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Rating:Despite Flagship Fund Woes, Waddell Keeps Flows Positive Not Rated 0.0 Email Routing List Email & Route  Print Print
Wednesday, July 28, 2010

Despite Flagship Fund Woes, Waddell Keeps Flows Positive

News summary by MFWire's editors

The giant Ivy Asset Strategy fund faltered last quarter, but Waddell & Reed still maintained positive flows across all three of its distribution channels. This morning the Overland Park, Kansas-based brokerage and asset manager revealed earnings of $0.40 per diluted share for the second quarter of 2010, missing analysts' estimates of $0.41 (according to Thomson Reuters) and dipping slightly from $0.42 in Q1 2010 but rising almost 50 percent from $0.27 in Q2 2009.

Waddell brought in $731 million in net inflows in Q2 2010 (including positive inflows in all its channels: advisor, institutional and wholesale), a significant drop from $2.823 billion in net inflows in Q1. Waddell chairman and CEO Henry Herrmann acknowledged that "weak performance" from Asset Strategy, its biggest mutual fund, contributed to the tougher quarter.

"As of June 30th, year-to-date performance of our funds has been mixed. Almost two-thirds of our mutual funds outperformed their peer group, but performance of our two largest funds remains relatively weak," Herrmann stated.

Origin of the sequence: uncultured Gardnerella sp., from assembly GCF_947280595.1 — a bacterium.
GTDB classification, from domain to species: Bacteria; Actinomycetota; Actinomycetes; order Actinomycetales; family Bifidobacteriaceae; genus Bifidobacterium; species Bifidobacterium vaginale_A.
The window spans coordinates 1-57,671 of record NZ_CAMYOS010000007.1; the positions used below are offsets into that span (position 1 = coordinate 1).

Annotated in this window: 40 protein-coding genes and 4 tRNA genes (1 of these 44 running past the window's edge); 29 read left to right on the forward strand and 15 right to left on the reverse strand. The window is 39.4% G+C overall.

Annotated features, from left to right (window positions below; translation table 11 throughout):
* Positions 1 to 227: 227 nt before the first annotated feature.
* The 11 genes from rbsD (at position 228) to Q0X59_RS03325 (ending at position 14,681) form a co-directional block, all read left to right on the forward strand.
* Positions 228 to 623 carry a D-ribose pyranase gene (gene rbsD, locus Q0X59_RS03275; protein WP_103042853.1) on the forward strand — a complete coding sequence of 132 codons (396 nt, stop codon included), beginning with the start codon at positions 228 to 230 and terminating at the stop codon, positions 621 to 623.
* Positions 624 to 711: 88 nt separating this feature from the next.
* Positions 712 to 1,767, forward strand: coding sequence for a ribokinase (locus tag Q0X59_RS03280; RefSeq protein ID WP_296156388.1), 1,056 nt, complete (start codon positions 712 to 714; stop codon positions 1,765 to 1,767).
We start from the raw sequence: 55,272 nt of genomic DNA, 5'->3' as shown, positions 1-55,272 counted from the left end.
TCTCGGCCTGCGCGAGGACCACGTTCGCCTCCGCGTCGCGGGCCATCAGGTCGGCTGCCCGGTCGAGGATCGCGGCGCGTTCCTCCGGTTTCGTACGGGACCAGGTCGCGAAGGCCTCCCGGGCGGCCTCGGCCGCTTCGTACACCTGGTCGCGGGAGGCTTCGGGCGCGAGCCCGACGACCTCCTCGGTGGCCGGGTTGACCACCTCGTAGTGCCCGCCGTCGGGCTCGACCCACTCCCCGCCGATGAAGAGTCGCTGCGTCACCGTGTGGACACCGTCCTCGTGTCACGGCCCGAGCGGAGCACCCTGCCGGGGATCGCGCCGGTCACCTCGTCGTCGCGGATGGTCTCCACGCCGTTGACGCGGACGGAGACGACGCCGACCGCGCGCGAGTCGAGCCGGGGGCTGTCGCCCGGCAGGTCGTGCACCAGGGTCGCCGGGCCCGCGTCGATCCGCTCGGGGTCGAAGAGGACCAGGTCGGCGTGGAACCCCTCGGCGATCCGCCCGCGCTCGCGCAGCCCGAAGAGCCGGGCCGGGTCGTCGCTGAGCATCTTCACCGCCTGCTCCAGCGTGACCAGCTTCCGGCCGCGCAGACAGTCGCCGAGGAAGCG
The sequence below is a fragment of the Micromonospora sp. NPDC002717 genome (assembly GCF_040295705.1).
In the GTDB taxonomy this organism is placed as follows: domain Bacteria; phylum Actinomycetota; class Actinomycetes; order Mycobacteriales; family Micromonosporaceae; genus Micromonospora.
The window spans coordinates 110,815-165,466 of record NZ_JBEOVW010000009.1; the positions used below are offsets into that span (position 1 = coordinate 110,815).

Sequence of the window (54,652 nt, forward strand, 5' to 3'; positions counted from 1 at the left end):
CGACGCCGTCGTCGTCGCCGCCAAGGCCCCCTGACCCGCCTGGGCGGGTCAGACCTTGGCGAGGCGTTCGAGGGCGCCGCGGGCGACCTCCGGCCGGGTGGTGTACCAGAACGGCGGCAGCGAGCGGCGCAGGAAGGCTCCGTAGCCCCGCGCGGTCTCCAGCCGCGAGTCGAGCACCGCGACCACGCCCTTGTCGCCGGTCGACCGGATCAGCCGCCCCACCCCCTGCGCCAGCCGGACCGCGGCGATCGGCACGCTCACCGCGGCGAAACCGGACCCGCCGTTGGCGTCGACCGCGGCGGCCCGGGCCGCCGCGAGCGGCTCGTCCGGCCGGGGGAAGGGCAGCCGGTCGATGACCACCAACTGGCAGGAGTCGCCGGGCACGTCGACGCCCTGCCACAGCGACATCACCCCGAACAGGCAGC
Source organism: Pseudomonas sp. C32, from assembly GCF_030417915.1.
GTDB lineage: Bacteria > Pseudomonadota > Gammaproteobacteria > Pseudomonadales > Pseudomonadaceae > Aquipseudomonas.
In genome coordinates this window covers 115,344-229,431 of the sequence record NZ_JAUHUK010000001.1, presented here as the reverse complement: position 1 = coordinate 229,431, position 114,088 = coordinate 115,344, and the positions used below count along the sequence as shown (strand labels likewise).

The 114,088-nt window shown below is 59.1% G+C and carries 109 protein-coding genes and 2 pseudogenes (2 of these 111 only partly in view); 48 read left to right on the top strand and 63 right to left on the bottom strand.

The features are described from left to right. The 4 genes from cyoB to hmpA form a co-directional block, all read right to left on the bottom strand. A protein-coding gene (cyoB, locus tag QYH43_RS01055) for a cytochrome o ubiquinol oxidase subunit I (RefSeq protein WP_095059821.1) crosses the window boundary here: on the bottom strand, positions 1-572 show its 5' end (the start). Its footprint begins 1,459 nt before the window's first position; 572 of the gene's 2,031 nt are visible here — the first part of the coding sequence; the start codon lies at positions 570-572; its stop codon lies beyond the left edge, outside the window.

In May, FBR Capital Markets analyst Matt Snowling commented on the cloud he saw Asset Strategy casting a cloud over Waddell due to Waddell's concentration of sales in that fund (see The MFWire, 5/27/2010). Also in May, Reuters tied some of Waddell's index futures trading to the May 6 flash crash, a charge Waddell quickly responded to (see The MFWire, 5/14/2010). Waddell's earnings report notes that the firm suffered "an investment loss of $1.6 million, which was largely the result of $2.6 million in losses incurred in our mutual fund trading portfolio during the quarter."

And yesterday Reuters again brought up Waddell's flash crash and Asset Strategy woes, noting that the $21.5 billion fund suffered $362.5 million in net outflows in May and June, according to Lipper and underperformed 88 percent of its peers, according Morningstar.

"Deep underperformance may have gotten investors' attention," Lipper analyst Jeff Tjornehoj told Reuters. 

Edited by: Neil Anderson, Managing Editor

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